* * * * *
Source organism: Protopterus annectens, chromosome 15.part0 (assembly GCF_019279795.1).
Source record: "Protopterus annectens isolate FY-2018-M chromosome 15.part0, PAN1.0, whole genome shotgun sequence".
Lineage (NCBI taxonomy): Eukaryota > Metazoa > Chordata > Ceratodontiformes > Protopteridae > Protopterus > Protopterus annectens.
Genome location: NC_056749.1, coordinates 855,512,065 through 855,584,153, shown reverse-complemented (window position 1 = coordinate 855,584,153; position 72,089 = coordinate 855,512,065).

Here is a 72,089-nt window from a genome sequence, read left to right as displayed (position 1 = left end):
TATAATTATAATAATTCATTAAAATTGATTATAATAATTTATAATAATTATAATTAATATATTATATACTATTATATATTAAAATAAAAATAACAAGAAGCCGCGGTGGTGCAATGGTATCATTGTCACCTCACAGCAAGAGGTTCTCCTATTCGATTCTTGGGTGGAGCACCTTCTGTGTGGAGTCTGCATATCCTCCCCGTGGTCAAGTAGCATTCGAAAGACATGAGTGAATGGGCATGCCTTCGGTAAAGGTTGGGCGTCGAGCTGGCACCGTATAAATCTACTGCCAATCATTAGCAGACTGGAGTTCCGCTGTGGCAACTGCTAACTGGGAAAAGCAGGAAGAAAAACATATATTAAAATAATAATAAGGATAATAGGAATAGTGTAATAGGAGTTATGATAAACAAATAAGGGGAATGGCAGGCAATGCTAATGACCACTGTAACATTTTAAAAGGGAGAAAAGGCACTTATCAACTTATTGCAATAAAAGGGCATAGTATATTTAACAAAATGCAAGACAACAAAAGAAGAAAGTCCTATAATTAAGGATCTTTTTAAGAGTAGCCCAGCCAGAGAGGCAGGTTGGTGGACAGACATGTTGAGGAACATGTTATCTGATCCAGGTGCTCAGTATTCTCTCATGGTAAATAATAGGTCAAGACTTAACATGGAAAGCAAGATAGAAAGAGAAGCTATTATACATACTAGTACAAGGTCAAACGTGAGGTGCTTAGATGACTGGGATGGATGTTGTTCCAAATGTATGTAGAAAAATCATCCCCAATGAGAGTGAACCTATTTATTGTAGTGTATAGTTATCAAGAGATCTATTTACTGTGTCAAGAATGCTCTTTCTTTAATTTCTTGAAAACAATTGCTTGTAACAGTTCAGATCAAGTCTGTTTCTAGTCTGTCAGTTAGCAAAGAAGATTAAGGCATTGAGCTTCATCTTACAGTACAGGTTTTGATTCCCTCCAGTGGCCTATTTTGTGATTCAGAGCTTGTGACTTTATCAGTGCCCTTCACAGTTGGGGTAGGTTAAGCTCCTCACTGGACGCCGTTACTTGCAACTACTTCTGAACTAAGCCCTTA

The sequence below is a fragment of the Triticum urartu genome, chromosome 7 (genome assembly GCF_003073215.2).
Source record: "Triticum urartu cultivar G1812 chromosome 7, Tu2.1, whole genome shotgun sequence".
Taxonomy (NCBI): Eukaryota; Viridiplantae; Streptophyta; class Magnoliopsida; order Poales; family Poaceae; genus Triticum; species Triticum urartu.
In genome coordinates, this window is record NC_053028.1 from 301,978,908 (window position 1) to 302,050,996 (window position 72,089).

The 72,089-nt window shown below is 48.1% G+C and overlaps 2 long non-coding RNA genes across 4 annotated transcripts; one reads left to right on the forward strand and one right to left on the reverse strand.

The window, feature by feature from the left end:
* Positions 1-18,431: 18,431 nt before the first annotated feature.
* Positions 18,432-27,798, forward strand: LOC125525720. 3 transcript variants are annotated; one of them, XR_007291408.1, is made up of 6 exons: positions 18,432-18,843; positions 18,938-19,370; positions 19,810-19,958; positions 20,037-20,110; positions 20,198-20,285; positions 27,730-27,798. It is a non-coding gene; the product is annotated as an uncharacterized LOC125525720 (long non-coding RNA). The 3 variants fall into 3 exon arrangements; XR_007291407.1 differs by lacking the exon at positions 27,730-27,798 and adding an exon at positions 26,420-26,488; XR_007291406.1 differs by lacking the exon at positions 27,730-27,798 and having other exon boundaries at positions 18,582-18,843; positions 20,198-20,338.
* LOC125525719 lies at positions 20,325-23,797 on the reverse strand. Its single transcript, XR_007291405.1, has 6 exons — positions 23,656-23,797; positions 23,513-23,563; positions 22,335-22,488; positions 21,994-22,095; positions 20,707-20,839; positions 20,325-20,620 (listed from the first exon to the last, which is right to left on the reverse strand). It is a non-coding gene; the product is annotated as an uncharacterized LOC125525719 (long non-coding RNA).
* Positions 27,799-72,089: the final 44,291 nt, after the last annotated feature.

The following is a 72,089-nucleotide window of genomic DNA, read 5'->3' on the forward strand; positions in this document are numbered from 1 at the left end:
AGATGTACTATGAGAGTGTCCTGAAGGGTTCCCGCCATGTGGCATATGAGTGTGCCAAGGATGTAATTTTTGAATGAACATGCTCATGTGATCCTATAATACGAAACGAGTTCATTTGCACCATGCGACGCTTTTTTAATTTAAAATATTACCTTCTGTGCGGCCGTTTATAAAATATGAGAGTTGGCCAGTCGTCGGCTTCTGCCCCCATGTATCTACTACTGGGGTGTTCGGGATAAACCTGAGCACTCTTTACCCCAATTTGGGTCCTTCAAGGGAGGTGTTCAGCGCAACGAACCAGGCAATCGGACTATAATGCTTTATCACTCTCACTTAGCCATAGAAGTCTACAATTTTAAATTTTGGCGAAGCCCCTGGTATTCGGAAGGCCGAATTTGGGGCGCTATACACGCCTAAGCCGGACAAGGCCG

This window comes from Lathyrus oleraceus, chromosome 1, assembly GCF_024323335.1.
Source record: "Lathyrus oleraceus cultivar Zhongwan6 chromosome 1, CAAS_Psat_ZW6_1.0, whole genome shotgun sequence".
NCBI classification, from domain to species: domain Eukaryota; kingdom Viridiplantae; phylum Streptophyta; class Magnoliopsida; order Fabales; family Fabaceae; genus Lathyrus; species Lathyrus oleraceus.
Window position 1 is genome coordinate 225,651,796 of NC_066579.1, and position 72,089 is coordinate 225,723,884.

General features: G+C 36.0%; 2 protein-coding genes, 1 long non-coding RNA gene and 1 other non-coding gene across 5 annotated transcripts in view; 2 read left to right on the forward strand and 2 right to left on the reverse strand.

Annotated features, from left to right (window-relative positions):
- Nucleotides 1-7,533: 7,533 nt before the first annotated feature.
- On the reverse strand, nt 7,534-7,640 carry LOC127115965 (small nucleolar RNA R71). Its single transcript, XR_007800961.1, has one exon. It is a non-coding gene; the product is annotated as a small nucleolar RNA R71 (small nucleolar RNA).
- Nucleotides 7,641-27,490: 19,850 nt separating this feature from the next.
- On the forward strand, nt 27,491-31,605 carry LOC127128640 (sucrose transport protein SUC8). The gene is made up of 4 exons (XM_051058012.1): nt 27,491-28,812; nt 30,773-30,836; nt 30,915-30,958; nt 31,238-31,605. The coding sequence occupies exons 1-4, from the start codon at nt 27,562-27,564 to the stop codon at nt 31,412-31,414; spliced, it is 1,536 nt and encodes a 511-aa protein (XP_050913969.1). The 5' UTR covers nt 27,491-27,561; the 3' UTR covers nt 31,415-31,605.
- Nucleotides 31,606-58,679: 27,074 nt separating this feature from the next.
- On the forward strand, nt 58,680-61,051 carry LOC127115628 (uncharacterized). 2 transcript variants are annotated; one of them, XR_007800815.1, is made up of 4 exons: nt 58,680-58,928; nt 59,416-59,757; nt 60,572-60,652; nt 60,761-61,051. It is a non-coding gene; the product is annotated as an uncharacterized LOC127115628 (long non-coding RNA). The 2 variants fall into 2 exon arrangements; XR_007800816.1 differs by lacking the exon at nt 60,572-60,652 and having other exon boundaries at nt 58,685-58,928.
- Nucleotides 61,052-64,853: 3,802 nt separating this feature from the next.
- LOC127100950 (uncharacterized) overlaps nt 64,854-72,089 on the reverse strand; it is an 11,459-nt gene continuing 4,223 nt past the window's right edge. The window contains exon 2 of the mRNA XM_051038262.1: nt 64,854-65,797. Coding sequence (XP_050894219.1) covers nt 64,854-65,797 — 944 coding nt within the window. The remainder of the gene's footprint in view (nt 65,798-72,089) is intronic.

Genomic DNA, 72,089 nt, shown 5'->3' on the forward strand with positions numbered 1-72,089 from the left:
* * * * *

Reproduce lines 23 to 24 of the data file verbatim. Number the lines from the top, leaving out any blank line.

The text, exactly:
General features: G+C 36.0%; 2 protein-coding genes, 1 long non-coding RNA gene and 1 other non-coding gene across 5 annotated transcripts in view; 2 read left to right on the forward strand and 2 right to left on the reverse strand.

Annotated features, from left to right (window-relative positions):